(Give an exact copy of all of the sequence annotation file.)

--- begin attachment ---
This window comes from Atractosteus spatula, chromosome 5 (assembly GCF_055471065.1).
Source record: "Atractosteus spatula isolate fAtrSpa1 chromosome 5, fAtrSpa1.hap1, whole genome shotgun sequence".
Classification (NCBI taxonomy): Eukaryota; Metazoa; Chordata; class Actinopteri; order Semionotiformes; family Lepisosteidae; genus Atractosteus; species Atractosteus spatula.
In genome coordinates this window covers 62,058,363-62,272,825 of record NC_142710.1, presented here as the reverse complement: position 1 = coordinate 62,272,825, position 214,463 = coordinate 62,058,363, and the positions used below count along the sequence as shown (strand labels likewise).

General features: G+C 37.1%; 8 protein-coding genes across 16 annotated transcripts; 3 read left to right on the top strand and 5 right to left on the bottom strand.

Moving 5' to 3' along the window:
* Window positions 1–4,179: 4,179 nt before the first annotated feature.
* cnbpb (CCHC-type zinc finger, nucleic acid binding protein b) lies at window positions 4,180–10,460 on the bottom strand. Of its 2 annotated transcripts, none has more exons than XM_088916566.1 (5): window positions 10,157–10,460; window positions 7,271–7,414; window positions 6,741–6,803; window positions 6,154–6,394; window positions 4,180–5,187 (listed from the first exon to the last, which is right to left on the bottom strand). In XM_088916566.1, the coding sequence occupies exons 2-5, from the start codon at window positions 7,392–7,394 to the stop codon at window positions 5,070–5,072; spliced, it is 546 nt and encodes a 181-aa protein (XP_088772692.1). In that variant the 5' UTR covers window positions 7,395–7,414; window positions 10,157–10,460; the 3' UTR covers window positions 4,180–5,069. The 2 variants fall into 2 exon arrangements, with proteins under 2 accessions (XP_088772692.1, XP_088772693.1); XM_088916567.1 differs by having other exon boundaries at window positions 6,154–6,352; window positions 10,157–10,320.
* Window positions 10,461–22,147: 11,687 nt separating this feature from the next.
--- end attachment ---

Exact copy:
This window comes from Atractosteus spatula, chromosome 5 (assembly GCF_055471065.1).
Source record: "Atractosteus spatula isolate fAtrSpa1 chromosome 5, fAtrSpa1.hap1, whole genome shotgun sequence".
Classification (NCBI taxonomy): Eukaryota; Metazoa; Chordata; class Actinopteri; order Semionotiformes; family Lepisosteidae; genus Atractosteus; species Atractosteus spatula.
In genome coordinates this window covers 62,058,363-62,272,825 of record NC_142710.1, presented here as the reverse complement: position 1 = coordinate 62,272,825, position 214,463 = coordinate 62,058,363, and the positions used below count along the sequence as shown (strand labels likewise).

General features: G+C 37.1%; 8 protein-coding genes across 16 annotated transcripts; 3 read left to right on the top strand and 5 right to left on the bottom strand.

Moving 5' to 3' along the window:
* Window positions 1–4,179: 4,179 nt before the first annotated feature.
* cnbpb (CCHC-type zinc finger, nucleic acid binding protein b) lies at window positions 4,180–10,460 on the bottom strand. Of its 2 annotated transcripts, none has more exons than XM_088916566.1 (5): window positions 10,157–10,460; window positions 7,271–7,414; window positions 6,741–6,803; window positions 6,154–6,394; window positions 4,180–5,187 (listed from the first exon to the last, which is right to left on the bottom strand). In XM_088916566.1, the coding sequence occupies exons 2-5, from the start codon at window positions 7,392–7,394 to the stop codon at window positions 5,070–5,072; spliced, it is 546 nt and encodes a 181-aa protein (XP_088772692.1). In that variant the 5' UTR covers window positions 7,395–7,414; window positions 10,157–10,460; the 3' UTR covers window positions 4,180–5,069. The 2 variants fall into 2 exon arrangements, with proteins under 2 accessions (XP_088772692.1, XP_088772693.1); XM_088916567.1 differs by having other exon boundaries at window positions 6,154–6,352; window positions 10,157–10,320.
* Window positions 10,461–22,147: 11,687 nt separating this feature from the next.